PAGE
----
My House My Fetish

This is our house.  And as houses go I hope it reveals something about me.  For example:

  • I'm middle class.
  • Like most of the American middle class, I'm simultaneously materialistic and narcissistic.
  • But unlike most Americans at least one of my fetishes is for saving beautiful and old things that arguably warrant preservation.

But my wife and I have never deluded ourselves that any old house we've borrowed substantially to own, in title (rather oxymoronic isn't it?), ultimately to restore, was an investment.

Because houses are not investments.  They are, in varying degrees, material fetishes.  At their best, houses are dwell-able, domestic works of art commensurate with household assets earned (or inherited) under a private capital system.  Often larger than need be and, today, mostly showy and impractical in much the same way that America has become showy and impractical in my lifetime.  Shining visage above.  Substantial rot beneath.

And rotten and impractical are seldom more than predictors for abject failure.

Our house is comprised of massive granite stones, laid up by hand in 1890, at the height of the Victorian work ethic (and worker exploitation) as well as the peak of Montana's robber baron era of gold, silver and copper extraction.  That it has largely survived the ensuing Panic of 1893, at least two major earthquakes, urban renewal, and a host of other, mostly human contrived, maladies is testament to America and humankind's capacity to share and to propagate fetishes across generations through culture.

But it is not an investment and it never will be!

Anyone that earlier profited selling this (or any) American house was lucky.  But such luck was a byproduct, one of many such random American windfalls that are hopefully byproducts of moral, sustainable choice.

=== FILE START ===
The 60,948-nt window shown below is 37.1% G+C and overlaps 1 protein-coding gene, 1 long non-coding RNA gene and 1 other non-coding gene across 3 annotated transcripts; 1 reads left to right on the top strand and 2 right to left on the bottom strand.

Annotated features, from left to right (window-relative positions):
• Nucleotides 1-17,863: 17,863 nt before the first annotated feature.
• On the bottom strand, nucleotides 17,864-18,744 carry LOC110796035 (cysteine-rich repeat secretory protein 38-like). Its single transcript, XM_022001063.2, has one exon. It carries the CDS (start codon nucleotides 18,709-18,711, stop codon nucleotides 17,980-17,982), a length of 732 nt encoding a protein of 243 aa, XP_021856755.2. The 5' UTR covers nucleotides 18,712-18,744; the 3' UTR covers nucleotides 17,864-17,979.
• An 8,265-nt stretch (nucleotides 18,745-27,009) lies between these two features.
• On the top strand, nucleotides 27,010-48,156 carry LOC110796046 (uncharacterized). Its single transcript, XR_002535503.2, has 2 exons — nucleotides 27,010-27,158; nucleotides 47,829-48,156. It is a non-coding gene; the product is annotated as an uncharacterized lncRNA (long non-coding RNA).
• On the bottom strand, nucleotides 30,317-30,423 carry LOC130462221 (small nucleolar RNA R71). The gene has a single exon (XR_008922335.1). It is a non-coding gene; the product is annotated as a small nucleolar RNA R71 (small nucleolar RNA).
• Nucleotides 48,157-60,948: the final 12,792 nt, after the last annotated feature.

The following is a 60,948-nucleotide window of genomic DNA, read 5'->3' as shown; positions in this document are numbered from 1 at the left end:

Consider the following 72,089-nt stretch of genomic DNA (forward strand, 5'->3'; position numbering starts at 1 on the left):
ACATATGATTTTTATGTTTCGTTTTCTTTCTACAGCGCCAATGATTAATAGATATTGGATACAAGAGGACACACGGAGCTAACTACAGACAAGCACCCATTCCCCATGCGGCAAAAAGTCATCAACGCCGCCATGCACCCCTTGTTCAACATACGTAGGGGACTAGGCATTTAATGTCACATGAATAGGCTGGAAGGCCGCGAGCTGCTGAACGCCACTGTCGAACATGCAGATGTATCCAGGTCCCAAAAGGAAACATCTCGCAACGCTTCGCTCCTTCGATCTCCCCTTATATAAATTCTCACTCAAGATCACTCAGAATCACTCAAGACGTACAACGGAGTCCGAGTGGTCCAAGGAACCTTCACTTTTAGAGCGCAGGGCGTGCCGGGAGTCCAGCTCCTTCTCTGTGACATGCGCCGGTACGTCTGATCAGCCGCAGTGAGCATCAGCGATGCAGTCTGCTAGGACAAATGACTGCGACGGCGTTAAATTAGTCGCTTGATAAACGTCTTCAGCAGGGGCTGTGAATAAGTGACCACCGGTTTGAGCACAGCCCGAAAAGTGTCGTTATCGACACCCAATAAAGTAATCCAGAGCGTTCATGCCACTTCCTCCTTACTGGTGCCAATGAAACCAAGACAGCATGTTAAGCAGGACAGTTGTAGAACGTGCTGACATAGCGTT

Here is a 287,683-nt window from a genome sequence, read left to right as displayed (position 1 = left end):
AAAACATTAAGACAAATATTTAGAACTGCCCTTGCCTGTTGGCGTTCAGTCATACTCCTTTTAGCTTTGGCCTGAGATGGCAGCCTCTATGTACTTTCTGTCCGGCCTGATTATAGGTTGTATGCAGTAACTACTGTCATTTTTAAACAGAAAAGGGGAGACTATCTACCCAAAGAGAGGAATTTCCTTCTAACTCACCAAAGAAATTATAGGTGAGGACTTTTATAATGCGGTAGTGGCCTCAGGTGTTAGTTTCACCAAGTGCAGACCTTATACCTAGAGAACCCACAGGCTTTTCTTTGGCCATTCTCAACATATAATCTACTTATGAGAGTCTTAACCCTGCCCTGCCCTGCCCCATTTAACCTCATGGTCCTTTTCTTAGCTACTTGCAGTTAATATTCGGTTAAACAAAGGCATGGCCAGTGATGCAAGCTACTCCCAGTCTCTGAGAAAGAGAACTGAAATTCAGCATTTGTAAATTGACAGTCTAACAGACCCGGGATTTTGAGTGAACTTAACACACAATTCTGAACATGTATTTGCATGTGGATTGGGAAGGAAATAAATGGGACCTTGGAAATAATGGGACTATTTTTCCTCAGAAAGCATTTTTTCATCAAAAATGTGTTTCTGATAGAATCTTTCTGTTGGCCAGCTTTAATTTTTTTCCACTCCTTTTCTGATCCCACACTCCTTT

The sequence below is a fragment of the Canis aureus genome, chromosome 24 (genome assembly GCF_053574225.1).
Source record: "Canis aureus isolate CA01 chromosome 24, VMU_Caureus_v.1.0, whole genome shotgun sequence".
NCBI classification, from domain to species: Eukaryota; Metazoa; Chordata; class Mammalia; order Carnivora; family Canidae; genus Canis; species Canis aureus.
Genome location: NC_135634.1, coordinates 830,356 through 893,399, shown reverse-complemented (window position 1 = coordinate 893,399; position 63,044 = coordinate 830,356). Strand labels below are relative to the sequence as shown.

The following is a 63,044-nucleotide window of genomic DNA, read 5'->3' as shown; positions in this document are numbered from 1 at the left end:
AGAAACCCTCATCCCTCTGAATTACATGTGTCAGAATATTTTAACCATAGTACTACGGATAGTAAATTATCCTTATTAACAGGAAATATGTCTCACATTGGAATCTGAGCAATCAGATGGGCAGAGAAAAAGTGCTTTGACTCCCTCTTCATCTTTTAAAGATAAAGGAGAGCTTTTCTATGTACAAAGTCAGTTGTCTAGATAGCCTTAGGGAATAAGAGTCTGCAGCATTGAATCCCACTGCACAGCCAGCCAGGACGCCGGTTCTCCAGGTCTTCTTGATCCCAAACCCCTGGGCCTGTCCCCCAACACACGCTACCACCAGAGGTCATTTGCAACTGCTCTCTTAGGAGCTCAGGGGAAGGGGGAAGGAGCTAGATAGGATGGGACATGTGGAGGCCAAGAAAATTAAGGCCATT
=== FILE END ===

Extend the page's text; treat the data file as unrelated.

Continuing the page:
And OH MY, but how times have changed! 

Today, American investment firms routinely hold 2.5% of their assets as capital reserves, if at all.  Today, American wealth is a measure of social and academic status determining indirect corporate or direct political access to Washington's printing presses.  Today, America is a collapsing house of cards, run into the ground by a politburo of  secret haters and the Harvard MBA money changers they work for.

For thirty years, the sham metastasized behind a veil of Ronald Reagan, Hollywood illusions.  Until today when, despite Obama, too much of America's leadership class is as hollow, mean, selfish and destructive as its front runners -- as people like Rush Limbaugh or Paris Hilton.

Thus, my bailout package for my country and its too weak Democracy is this: lay it up or tear it down; dig a hole and fill it up again -- in the end it matters not one twit.  History values sustainability.  And without us, the faith bearing, hard working, collective underclass, and without leaders, enforcing and ennobling the essential human values inherent in any long lived culture, then something from nothing (a k a Wall Street; a k a Washington; a k a paper money) ends in nothing all the same.